1

 G. William Schwert
 University of Rochester
 Simon School of Business
 http://schwert.ssb.rochester.edu/FMA2012.htm

2

 Journal of Finance 65 (April 2010) 425465
 with Michelle Lowry and Micah Officer
 Interesting blend of time series and cross sectional modeling issues
 Research question is motivated by the apparent difficulty that issuing
firms and underwriters have in setting IPO prices anywhere near the
subsequent secondary market price (i.e., IPO underpricing)

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 IR_{i} = b_{0}
+ b_{1} Rank_{i} +
b_{2}
Log(Shares_{i}) + b_{3} Tech_{i}
 + b_{4} VC_{i} +
b_{5}
NYSE_{i} + b_{6} NASDAQ_{i}
 + b_{7}
Log(Firm Age_{i} + 1) + b_{8} Price
Update_{i} + e_{i}.
(1)
 Log(s^{2}(e_{i})) =
g_{0} +
g_{1}
Rank_{i} + g_{2} Log(Shares_{i})
 + g_{3}
Tech_{i} + g_{4} VC_{i} +
g_{5}
NYSE_{i} + g_{6} NASDAQ_{i}
 + g_{7}
Log(Firm Age_{i} + 1) + g_{8} Price
Update_{i}_{
}(2)

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 This a little unusual, since the IPO returns are for different
securities and they are not equally spaced through time
 Effectively, we are treating these observations as coming from the “IPO
return process,” which we assume is stationary
 As you will see, this seems to work pretty well . . .

11

 IR_{i} = b_{0}
+ b_{1} Rank_{i} +
b_{2}
Log(Shares_{i}) + b_{3} Tech_{i}
 + b_{4} VC_{i} +
b_{5}
NYSE_{i} + b_{6} NASDAQ_{i}
 + b_{7}
Log(Firm Age_{i} + 1) + b_{8} Price
Update_{i}
 + [(1θL)/(1fL)] e_{i}
 = .948, θ = .905 => low,
but persistent autocorrelations of returns
 LjungBox(20) drops from 2,848 to 129

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 Log(s^{2}(e_{i})) =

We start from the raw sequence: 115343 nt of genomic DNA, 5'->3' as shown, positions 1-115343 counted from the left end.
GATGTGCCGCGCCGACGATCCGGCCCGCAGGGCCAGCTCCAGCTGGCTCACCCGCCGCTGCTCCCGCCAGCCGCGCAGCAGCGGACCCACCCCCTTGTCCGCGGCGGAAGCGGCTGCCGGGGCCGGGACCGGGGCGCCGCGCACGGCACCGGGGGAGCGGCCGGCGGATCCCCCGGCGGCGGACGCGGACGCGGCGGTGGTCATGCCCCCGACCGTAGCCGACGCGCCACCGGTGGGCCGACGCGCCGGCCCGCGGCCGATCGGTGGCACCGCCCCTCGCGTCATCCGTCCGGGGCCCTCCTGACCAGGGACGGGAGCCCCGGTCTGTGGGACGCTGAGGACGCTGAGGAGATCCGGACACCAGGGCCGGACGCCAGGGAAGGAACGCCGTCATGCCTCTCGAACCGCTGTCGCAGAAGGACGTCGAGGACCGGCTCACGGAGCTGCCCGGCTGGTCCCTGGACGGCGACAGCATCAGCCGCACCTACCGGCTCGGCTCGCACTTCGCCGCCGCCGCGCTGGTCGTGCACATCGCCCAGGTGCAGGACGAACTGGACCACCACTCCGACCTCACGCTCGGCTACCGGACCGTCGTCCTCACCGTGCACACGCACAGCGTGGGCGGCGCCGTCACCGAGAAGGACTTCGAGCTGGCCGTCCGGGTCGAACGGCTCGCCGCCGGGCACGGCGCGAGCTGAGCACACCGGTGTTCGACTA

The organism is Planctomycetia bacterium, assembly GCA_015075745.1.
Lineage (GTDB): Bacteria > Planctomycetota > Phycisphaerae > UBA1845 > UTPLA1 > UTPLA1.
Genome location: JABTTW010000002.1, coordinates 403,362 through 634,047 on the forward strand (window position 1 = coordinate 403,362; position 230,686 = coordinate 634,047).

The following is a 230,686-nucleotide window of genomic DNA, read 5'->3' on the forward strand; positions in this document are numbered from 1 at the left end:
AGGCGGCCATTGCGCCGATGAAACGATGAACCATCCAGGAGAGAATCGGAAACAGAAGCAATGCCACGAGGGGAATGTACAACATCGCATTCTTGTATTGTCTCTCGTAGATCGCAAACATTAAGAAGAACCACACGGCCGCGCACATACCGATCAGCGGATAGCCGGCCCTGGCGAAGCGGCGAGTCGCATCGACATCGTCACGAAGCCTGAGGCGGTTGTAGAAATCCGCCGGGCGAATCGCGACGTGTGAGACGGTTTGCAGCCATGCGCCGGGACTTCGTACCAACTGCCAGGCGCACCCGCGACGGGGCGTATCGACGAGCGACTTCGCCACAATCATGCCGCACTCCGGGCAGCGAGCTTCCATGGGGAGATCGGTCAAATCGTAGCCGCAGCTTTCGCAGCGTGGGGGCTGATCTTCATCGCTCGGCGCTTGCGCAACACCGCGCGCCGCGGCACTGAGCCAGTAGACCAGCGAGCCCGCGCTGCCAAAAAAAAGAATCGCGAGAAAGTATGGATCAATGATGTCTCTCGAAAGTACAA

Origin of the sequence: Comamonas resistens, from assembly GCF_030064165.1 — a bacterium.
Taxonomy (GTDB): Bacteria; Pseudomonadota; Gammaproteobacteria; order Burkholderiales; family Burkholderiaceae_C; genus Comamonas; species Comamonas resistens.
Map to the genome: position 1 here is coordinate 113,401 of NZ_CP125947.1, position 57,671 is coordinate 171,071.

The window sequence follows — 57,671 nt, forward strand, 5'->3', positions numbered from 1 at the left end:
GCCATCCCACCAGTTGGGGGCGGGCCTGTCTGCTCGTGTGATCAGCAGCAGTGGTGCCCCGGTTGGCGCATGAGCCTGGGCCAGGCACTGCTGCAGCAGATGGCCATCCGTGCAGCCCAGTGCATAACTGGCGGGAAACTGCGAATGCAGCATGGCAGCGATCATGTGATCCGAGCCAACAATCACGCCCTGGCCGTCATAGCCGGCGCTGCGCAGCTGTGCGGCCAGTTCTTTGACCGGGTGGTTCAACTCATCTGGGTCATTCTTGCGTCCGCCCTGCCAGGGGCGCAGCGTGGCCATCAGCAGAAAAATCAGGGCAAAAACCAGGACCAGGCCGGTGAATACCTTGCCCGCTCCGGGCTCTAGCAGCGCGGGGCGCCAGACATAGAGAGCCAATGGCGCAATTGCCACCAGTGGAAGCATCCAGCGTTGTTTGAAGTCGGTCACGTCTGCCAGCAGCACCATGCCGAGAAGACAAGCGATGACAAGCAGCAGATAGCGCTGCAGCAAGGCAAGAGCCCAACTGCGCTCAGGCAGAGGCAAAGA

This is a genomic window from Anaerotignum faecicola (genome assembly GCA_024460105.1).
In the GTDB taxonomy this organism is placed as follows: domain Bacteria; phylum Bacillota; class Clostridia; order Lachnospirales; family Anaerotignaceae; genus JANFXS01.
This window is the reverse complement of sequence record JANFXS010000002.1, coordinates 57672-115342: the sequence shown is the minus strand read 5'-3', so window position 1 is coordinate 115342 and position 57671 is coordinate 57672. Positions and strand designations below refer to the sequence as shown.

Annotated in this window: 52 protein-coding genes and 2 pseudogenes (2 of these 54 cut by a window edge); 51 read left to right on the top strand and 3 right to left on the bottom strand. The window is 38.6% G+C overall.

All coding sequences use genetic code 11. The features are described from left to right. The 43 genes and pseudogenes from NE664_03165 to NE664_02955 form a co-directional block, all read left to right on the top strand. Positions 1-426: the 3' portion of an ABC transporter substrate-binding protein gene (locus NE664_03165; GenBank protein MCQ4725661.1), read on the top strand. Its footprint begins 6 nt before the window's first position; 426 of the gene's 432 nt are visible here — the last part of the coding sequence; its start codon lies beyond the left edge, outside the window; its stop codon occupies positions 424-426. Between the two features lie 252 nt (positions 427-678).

g_{0} +
g_{1}
Rank_{i} + g_{2} Log(Shares_{i})
 + g_{3}
Tech_{i} + g_{4} VC_{i} +
g_{5}
NYSE_{i} + g_{6} NASDAQ_{i}
 + g_{7}
Log(Firm Age_{i} + 1) + g_{8} Price
Update_{i}
 EGARCH model:
 log(s^{2}_{t}) = w + a log[e_{i1}^{2}/s^{2}(e_{i1})]
+ d log(s^{2}_{t1})
 Var(e_{i}) = s^{2}_{t }∙ s^{2}(e_{i})

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 ARCH intercept w = .025
 ARCH coefficient a = .016
 GARCH coefficient d = .984
 Very persistent time series volatility
 LjungBox(20) for autocorrelations drops to 57
 LjungBox(20) for autocorrelations of squared residuals drops to 67
(from 317 for ARMA model)

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 Evidence is consistent with timevarying information asymmetry story
 But the extreme persistence of IRs and volatility, given the
characteristics of the offering, suggests that there are important
aspects of uncertainty about the valuation of IPOs that are simply hard
to predict
 Suggests alternative methods for selling IPOs are worth considering –
e.g., IPO auctions . . .

15

 The general approach of focusing on uncertainty has many possible
applications in corporate finance as well as in capital markets areas
 Modeling uncertainty as a function of firm/deal characteristics gives a
richer set of tools to look at information asymmetry and other similar
questions

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 Finally, modeling dispersion using both time series and cross sectional
tools allows for better inference
 In much the same way that Mitch Petersen’s paper on the importance of
clustering in calculating standard errors for crosssectional models
used in corporate finance has become “stateoftheart,” correctly using
WLS or MLE leads to much more reliable inferences for the “mean
equation”